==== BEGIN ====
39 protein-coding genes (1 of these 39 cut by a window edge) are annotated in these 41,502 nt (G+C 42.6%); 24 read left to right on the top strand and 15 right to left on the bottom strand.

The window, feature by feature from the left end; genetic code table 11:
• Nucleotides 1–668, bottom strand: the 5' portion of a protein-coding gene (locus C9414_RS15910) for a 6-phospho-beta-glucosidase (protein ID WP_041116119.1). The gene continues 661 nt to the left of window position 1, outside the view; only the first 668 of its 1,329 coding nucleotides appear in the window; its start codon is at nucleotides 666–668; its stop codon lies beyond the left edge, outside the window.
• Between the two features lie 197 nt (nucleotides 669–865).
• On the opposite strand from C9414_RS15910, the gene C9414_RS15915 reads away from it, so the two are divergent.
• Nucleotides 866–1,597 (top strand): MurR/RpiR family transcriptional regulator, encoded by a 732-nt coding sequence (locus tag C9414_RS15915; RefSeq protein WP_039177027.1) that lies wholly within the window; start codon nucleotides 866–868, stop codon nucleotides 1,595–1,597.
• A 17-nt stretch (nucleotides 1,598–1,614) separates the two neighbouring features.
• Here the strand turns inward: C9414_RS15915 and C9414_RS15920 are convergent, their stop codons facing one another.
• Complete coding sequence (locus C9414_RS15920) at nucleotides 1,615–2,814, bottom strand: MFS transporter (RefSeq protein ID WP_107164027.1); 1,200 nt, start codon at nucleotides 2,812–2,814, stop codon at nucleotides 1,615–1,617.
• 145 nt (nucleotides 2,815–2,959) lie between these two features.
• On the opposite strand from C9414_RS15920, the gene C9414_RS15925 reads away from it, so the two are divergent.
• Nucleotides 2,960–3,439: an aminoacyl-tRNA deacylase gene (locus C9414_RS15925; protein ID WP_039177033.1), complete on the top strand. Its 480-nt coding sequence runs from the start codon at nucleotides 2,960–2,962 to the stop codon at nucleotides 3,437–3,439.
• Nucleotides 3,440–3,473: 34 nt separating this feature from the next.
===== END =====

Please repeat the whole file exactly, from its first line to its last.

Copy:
39 protein-coding genes (1 of these 39 cut by a window edge) are annotated in these 41,502 nt (G+C 42.6%); 24 read left to right on the top strand and 15 right to left on the bottom strand.

The window, feature by feature from the left end; genetic code table 11:
• Nucleotides 1–668, bottom strand: the 5' portion of a protein-coding gene (locus C9414_RS15910) for a 6-phospho-beta-glucosidase (protein ID WP_041116119.1). The gene continues 661 nt to the left of window position 1, outside the view; only the first 668 of its 1,329 coding nucleotides appear in the window; its start codon is at nucleotides 666–668; its stop codon lies beyond the left edge, outside the window.
• Between the two features lie 197 nt (nucleotides 669–865).
• On the opposite strand from C9414_RS15910, the gene C9414_RS15915 reads away from it, so the two are divergent.
• Nucleotides 866–1,597 (top strand): MurR/RpiR family transcriptional regulator, encoded by a 732-nt coding sequence (locus tag C9414_RS15915; RefSeq protein WP_039177027.1) that lies wholly within the window; start codon nucleotides 866–868, stop codon nucleotides 1,595–1,597.
• A 17-nt stretch (nucleotides 1,598–1,614) separates the two neighbouring features.
• Here the strand turns inward: C9414_RS15915 and C9414_RS15920 are convergent, their stop codons facing one another.
• Complete coding sequence (locus C9414_RS15920) at nucleotides 1,615–2,814, bottom strand: MFS transporter (RefSeq protein ID WP_107164027.1); 1,200 nt, start codon at nucleotides 2,812–2,814, stop codon at nucleotides 1,615–1,617.
• 145 nt (nucleotides 2,815–2,959) lie between these two features.
• On the opposite strand from C9414_RS15920, the gene C9414_RS15925 reads away from it, so the two are divergent.
• Nucleotides 2,960–3,439: an aminoacyl-tRNA deacylase gene (locus C9414_RS15925; protein ID WP_039177033.1), complete on the top strand. Its 480-nt coding sequence runs from the start codon at nucleotides 2,960–2,962 to the stop codon at nucleotides 3,437–3,439.
• Nucleotides 3,440–3,473: 34 nt separating this feature from the next.